Why the NLRB is assaulting the franchise industry

Jim Blasingame
In the U.S. there are two primary ways to capitalize rapid business expansion beyond internal financial resources: 1) outside investors, including going public; 2) franchising. This article is about the latter being in jeopardy.

Here are the basic steps of the franchise model:

1.  An entrepreneur-turned-franchisor turns the best practices proven at the mothership operation into licensed intellectual property (IP).

2.  Independent franchisees purchase this IP and agree to follow rules prescribed in the franchise agreement about how the "product" is presented to the marketplace, like signage, branding and ingredients.

Everything else, including employee hiring, management and firing, is the sole discretion of the franchisee, who succeeds or fails based on ability and local circumstances.

As the headwaters of modern franchising, the U.S. is the global leader in this business expansion model, with more than 3,000 franchise options in over 75 industries. And almost a million franchise establishments - all small businesses - employ almost 10 million people and generate roughly 5% of the U.S. economy. Indeed, franchising has been a big part of the American Dream for thousands of entrepreneurs on both sides of the franchise agreement for over 150 years.

Alas, recent actions by the National Labor Relations Board (NLRB) could put this part of the American Dream in jeopardy. In labor violation complaints against McDonalds, the NLRB says it intends to treat the franchisor corporation as joint employer with its thousands of franchisees. It gets worse: According to Kent Hoover, Washington Bureau Chief for American City Business Journals, "The NLRB as a whole may adopt this standard for all businesses.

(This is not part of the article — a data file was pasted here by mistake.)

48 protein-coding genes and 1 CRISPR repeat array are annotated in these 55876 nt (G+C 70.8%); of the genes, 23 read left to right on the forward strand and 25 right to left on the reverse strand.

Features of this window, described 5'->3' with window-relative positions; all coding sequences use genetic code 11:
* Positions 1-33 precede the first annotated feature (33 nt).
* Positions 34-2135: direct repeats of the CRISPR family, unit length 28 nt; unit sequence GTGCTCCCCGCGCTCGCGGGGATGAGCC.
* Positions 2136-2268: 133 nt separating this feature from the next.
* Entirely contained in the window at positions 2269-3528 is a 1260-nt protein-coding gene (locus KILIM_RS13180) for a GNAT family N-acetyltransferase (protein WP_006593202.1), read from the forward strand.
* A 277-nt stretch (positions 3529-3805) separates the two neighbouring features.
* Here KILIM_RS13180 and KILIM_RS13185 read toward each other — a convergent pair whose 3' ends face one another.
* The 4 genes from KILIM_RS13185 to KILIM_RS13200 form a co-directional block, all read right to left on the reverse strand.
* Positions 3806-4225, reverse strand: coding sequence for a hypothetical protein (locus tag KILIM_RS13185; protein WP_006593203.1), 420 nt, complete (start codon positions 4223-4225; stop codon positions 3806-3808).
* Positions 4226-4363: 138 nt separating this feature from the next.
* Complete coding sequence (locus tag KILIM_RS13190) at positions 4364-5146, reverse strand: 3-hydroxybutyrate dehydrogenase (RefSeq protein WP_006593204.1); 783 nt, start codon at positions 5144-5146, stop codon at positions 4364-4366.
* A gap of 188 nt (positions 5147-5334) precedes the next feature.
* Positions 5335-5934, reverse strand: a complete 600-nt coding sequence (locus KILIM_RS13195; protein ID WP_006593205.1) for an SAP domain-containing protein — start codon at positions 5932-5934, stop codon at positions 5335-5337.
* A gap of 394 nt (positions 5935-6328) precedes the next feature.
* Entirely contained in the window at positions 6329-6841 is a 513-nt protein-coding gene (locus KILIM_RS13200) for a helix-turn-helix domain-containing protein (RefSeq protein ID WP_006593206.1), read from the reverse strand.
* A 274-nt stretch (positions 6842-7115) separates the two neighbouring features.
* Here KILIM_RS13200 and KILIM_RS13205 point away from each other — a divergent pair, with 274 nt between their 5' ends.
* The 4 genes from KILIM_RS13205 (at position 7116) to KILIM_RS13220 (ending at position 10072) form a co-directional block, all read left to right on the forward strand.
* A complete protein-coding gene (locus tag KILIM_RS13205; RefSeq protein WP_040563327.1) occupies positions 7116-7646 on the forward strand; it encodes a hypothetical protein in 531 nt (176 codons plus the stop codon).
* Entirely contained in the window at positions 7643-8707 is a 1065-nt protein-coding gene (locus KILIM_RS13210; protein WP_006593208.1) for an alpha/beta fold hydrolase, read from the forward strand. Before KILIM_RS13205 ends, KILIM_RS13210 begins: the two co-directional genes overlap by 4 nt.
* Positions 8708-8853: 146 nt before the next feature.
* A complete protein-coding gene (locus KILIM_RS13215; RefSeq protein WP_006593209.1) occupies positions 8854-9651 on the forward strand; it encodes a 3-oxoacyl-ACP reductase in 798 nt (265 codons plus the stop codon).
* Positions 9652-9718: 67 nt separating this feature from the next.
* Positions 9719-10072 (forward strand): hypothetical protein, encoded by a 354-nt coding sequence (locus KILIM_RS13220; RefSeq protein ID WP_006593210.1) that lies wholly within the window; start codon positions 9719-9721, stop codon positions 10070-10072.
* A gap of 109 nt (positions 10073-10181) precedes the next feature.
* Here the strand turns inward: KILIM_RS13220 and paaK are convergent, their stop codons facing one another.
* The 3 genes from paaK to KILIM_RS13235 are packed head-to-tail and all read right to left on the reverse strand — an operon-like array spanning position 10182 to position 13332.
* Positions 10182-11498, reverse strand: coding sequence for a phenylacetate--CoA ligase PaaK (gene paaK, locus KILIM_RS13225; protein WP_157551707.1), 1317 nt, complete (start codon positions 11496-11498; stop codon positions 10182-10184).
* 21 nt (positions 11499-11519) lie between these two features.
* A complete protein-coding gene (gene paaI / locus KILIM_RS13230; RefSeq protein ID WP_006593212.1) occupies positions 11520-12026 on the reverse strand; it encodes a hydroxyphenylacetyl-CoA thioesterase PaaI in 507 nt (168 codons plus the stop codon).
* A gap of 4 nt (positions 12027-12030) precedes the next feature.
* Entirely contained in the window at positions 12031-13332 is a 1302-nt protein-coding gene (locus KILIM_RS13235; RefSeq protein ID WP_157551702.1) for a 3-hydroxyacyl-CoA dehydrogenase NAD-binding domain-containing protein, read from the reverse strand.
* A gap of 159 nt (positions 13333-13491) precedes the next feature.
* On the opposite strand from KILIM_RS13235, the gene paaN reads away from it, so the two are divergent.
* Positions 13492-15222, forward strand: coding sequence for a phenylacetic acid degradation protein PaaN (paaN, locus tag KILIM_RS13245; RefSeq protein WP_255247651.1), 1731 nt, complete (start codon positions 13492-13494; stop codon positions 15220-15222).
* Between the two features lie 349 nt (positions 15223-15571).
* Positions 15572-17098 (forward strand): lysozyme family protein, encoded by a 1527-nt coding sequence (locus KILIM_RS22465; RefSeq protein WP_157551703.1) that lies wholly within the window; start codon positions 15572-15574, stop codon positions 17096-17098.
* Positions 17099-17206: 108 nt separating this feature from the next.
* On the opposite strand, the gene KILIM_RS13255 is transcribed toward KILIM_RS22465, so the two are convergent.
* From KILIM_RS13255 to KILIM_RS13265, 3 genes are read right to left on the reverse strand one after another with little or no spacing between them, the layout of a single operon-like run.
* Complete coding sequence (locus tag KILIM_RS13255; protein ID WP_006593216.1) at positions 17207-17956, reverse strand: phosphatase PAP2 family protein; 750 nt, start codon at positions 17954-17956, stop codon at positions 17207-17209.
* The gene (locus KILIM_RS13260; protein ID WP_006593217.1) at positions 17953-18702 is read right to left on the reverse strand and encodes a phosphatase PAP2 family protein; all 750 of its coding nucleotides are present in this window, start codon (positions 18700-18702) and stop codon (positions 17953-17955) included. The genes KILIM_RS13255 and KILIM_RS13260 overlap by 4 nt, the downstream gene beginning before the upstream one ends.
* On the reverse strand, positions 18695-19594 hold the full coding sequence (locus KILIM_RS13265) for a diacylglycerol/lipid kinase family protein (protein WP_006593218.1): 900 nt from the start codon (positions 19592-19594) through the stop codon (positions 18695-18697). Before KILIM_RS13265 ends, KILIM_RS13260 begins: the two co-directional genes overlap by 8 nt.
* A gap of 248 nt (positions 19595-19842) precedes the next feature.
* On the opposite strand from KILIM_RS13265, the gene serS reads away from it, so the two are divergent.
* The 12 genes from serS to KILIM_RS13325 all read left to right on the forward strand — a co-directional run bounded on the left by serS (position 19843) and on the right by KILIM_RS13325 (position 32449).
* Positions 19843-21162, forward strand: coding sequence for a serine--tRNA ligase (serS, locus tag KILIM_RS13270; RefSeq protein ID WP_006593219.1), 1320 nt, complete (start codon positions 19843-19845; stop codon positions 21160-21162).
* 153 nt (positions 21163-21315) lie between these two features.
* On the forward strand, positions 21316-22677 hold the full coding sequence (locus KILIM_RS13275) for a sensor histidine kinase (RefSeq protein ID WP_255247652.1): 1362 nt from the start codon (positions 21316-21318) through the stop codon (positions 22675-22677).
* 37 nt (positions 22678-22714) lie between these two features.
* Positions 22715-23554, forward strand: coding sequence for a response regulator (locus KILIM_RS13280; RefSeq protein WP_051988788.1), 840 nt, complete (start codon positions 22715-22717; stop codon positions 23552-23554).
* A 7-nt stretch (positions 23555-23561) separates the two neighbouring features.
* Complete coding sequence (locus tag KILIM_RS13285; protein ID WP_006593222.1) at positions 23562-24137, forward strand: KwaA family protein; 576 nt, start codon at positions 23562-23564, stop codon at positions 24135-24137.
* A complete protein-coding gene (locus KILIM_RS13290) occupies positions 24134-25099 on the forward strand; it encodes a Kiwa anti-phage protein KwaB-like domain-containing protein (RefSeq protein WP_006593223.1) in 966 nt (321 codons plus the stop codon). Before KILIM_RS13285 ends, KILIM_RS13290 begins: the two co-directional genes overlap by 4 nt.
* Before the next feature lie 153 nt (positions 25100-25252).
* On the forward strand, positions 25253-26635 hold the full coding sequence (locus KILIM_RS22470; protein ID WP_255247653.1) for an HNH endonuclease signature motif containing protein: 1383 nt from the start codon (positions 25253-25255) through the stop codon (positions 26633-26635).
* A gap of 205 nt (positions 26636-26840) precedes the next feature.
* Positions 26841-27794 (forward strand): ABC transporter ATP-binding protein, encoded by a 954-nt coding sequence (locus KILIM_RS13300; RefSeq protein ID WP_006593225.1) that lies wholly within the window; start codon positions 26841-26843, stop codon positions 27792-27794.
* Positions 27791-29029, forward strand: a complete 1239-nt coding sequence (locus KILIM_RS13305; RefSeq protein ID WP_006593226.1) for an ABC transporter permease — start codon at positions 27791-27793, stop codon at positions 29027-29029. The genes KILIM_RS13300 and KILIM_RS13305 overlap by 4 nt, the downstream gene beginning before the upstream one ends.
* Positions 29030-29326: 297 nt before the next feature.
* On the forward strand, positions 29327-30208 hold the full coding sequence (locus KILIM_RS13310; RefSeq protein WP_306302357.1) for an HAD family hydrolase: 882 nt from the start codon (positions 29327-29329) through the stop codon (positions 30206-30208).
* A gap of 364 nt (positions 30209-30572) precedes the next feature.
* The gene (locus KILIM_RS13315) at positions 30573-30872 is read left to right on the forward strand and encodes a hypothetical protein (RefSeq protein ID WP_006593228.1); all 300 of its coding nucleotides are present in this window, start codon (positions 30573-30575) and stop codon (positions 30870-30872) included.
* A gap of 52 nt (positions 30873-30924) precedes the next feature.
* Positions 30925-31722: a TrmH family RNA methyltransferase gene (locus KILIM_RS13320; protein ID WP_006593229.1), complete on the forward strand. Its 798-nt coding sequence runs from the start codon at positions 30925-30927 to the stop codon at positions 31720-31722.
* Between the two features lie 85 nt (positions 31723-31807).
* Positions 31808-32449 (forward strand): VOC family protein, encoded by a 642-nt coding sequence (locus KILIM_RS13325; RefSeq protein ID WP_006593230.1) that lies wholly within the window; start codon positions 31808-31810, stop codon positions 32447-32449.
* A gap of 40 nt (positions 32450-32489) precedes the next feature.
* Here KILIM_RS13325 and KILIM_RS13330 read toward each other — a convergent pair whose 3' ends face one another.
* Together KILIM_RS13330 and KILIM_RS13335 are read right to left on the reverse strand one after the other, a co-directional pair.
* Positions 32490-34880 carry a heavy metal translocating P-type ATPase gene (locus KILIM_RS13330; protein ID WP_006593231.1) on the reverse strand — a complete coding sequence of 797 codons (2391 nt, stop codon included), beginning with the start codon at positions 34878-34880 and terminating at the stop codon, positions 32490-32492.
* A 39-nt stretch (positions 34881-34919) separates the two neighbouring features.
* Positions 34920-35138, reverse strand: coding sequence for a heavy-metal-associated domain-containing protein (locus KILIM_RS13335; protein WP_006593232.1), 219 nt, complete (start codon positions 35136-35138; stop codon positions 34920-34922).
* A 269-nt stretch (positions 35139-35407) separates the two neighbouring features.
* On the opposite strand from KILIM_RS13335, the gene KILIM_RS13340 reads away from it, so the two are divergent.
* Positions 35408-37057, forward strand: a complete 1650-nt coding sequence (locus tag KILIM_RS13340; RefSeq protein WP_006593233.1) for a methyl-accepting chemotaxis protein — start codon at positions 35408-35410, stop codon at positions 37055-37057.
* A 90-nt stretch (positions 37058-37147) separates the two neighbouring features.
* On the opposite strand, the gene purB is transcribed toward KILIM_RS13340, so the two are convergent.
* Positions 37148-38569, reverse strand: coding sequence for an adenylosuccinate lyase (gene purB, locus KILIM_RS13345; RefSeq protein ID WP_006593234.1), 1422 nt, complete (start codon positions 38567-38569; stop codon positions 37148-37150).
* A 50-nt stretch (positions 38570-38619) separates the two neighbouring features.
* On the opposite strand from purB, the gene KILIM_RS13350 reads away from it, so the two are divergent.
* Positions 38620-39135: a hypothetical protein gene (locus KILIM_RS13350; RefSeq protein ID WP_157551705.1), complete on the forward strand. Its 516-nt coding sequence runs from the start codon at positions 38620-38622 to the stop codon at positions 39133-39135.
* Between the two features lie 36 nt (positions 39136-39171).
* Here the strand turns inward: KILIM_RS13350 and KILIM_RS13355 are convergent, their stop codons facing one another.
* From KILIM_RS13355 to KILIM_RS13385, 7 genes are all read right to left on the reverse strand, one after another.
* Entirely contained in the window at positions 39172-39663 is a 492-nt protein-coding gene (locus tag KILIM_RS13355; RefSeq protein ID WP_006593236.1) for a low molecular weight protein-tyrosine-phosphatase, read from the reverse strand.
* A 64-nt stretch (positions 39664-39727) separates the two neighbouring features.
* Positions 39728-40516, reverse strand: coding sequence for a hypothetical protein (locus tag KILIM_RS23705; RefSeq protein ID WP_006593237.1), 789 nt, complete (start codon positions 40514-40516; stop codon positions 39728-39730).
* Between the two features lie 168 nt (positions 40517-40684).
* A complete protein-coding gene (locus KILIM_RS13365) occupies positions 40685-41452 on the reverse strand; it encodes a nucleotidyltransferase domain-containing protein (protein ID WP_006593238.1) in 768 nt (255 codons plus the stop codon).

Connecting franchisee employees to the franchisor corporation is not only technically flawed, but it serves no benefit for either entity, employee or customer. So what is motivating such an unprecedented deviation in the treatment of the franchise industry by the NLRB? Two words: unions and Obamacare.

As another straw man for the Obama administration, the NLRB pursuing this assault on franchises gives something to unions in return for the president opposing the XL Pipeline, which the unions want. With this single ruling changing the definition of a franchise employee, it would be much more feasible for unions to organize down to workplaces at America's last mile, like the local burger and pizza franchise.

Moreover, since franchisees typically don't have enough employees to fall under Obamacare's employer mandate, the same ruling would serve to eliminate that distinction.

The NLRB must not be allowed to disrupt the proven and productive relationship between franchisor and franchisee. The franchise model produces entrepreneurship, which produces economic growth, which produces the American Dream.

Write this on a rock ... Tell your Congressional delegation to stop the NLRB's assault on franchises.

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